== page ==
The company uploaded a short teaser video to YouTube that shows the date, as well as a smartphone-shaped rectangle, and the Google "G" logo. It also launched a new site that refers to the date as well as something "made by" Google. Google has yet to confirm what the phones will be called, but multiple reports have it dropping the Nexus name in favor of its "G" logo on the upcoming devices.
A report from Android Police says we'll be seeing two new smartphones built by HTC — a 5-inch and 5.5-inch model rumored to be called the Pixel X and Pixel XL — and they may even feature an all-metal design. Last year the Nexus 6P was metal, but the 5.2-inch LG 5X was plastic. A report from Android Central corroborates the dropping of the Nexus branding, and says that Google will ship the devices with a special version of Android Nougat, instead of going with a stock version of the operating system like usual.
Speaking about the Nexus line earlier this year, Google CEO Sundar Pichai said the company would be "more opinionated about the design of the phones," and noted that it would "add more features on top of Android on Nexus phones," which gives added credence to the report.
An invitation received by The Verge confirmed the date and location of the event, but not what will be shown on stage in San Francisco. Nevertheless, the 30-second video clearly indicates it's a phone, with Google's familiar search box morphing into the shape of a smartphone: Google, defined by its origins as a search engine, is suggesting that search is at home on a smartphone now. The clip also hints that the company sees its upcoming phone as a hardware version of a Google search, as well as a chance to refocus on its hardware efforts. Its new teaser site states that the phones are "made by" Google — even if they're to be built by HTC.
We should be seeing two new smartphones built by htc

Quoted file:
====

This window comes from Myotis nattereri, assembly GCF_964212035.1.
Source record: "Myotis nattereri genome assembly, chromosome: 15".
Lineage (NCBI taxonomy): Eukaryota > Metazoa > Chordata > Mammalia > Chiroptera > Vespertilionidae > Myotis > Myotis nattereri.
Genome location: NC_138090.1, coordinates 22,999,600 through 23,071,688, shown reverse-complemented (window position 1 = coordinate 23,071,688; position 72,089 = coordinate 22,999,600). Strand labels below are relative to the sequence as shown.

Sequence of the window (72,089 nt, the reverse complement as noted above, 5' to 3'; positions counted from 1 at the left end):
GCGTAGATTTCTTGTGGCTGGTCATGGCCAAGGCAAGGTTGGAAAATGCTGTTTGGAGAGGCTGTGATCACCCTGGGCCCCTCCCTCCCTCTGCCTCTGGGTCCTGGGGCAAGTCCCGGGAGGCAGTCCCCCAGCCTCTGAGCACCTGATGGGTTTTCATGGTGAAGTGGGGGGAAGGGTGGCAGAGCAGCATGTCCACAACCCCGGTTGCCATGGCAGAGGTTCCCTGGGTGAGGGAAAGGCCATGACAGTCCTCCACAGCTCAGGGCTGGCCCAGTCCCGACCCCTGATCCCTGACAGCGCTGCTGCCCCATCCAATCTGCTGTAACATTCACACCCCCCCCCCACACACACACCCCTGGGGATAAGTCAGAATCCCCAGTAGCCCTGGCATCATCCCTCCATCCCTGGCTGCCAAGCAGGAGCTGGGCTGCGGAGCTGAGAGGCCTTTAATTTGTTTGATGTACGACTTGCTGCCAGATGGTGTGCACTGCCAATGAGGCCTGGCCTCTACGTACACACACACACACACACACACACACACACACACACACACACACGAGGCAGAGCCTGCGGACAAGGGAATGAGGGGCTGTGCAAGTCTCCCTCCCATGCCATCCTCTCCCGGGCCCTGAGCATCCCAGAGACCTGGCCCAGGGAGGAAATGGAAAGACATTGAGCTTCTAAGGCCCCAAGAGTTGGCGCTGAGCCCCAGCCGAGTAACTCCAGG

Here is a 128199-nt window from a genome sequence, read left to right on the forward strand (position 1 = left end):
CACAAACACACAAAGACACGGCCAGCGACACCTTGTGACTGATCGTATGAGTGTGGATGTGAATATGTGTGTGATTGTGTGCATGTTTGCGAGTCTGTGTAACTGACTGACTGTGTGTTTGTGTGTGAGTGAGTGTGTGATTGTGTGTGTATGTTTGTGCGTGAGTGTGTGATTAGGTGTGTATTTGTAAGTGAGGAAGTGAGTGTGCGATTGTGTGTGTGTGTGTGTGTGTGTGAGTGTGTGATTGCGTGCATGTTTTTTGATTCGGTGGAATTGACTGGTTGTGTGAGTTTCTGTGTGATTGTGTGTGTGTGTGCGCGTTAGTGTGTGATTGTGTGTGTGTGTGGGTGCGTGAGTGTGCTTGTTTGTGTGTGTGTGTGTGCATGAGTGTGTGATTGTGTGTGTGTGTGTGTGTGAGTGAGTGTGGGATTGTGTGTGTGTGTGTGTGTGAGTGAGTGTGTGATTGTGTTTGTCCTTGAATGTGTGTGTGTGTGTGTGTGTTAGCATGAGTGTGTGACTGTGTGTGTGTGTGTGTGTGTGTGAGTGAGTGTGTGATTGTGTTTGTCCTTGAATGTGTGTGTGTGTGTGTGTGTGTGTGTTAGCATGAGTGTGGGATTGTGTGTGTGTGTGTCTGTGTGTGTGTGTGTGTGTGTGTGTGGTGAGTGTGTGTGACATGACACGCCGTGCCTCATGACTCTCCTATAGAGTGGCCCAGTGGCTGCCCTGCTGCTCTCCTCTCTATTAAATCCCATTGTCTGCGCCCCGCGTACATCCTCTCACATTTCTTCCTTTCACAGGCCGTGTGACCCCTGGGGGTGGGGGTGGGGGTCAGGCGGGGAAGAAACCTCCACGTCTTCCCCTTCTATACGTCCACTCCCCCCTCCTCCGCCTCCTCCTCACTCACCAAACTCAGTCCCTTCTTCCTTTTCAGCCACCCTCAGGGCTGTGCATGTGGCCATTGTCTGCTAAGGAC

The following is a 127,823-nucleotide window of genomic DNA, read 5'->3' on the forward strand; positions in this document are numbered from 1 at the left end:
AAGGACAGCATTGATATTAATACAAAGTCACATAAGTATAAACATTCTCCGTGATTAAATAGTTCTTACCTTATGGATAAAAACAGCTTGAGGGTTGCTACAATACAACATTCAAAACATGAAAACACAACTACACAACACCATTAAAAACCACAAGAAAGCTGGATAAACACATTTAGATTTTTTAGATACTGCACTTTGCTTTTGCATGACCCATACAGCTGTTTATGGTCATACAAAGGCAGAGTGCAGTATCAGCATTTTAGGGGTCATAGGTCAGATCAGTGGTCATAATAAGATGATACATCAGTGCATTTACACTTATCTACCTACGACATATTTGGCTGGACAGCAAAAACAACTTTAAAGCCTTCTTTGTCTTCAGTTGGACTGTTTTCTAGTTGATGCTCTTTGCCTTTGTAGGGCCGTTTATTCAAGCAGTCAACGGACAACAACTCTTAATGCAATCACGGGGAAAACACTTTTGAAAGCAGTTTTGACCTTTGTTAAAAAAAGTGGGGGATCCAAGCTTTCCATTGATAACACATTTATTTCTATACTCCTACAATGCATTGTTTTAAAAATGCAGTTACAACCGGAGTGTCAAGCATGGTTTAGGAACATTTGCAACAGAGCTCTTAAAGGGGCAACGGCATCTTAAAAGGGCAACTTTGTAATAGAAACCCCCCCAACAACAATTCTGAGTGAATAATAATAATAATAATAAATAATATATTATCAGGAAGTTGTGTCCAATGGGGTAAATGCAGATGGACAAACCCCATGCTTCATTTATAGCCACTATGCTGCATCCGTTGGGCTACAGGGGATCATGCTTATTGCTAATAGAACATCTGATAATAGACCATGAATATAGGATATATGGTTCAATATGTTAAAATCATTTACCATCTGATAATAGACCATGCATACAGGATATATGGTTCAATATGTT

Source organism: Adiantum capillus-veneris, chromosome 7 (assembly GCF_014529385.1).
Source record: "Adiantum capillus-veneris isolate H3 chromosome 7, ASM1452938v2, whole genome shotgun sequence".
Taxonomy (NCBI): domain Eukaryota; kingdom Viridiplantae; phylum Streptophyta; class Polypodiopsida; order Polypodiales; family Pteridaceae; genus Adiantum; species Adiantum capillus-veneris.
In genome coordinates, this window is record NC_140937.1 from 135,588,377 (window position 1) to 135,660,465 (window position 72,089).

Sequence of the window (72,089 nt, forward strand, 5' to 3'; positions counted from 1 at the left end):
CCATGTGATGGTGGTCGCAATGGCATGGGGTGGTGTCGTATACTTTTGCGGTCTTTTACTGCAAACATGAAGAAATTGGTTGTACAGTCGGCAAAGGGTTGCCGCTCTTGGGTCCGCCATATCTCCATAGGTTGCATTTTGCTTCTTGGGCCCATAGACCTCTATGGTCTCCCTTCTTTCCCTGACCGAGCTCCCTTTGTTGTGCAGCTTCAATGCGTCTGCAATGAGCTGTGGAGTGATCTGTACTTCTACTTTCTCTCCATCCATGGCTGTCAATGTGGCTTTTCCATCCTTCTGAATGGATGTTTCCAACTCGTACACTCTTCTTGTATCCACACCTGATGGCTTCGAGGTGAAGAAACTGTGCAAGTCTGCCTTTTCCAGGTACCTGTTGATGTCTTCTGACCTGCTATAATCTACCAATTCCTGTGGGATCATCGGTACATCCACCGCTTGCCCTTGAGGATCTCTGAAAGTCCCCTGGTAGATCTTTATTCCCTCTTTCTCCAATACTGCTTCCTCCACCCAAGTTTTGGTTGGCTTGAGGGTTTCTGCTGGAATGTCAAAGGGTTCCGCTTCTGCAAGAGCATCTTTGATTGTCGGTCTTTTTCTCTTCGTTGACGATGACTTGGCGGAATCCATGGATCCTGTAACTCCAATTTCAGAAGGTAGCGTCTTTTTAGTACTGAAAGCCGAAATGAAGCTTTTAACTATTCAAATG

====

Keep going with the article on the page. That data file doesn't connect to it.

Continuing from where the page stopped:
It's still unclear what kind of specs these new Google-branded devices will be pushing, but if Google sticks to the game plan it's used since it began the Nexus line, they will feature the latest and greatest processors to take full advantage of everything Nougat has to offer. It's also not clear what these phones will look like, but an image found hidden in the code of Google's new "made by" site, showing a phone on the floor between two LED ropes may be our first glimpse of the device. Another image shows what may be a picture taken with the phone.
Google also has plenty of other products it needs to release. Allo, its chat app, hasn’t come out yet, nor has Google Home, its Alexa-like home speaker / smart assistant. Meanwhile Daydream, its Android-powered VR platform is due to be released this fall (perfect timing for this event). The company is also going through a dry spell with Android Wear watches at the moment, and it couldn't hurt for those Nexus watch rumors to come to fruition. And there's always the possibility of a new Chromebook to replace the second-generation Pixel which was recently discontinued.
Google officially just took the wraps off of Android Oreo, but there are still some questions left to be answered — most notably, precisely when each device will be getting the latest version of the mobile operating system. Due to Android’s openness and a variety of different factors on the manufacturing side, it’s not an easy question to answer, but we’ll break it down best we can.
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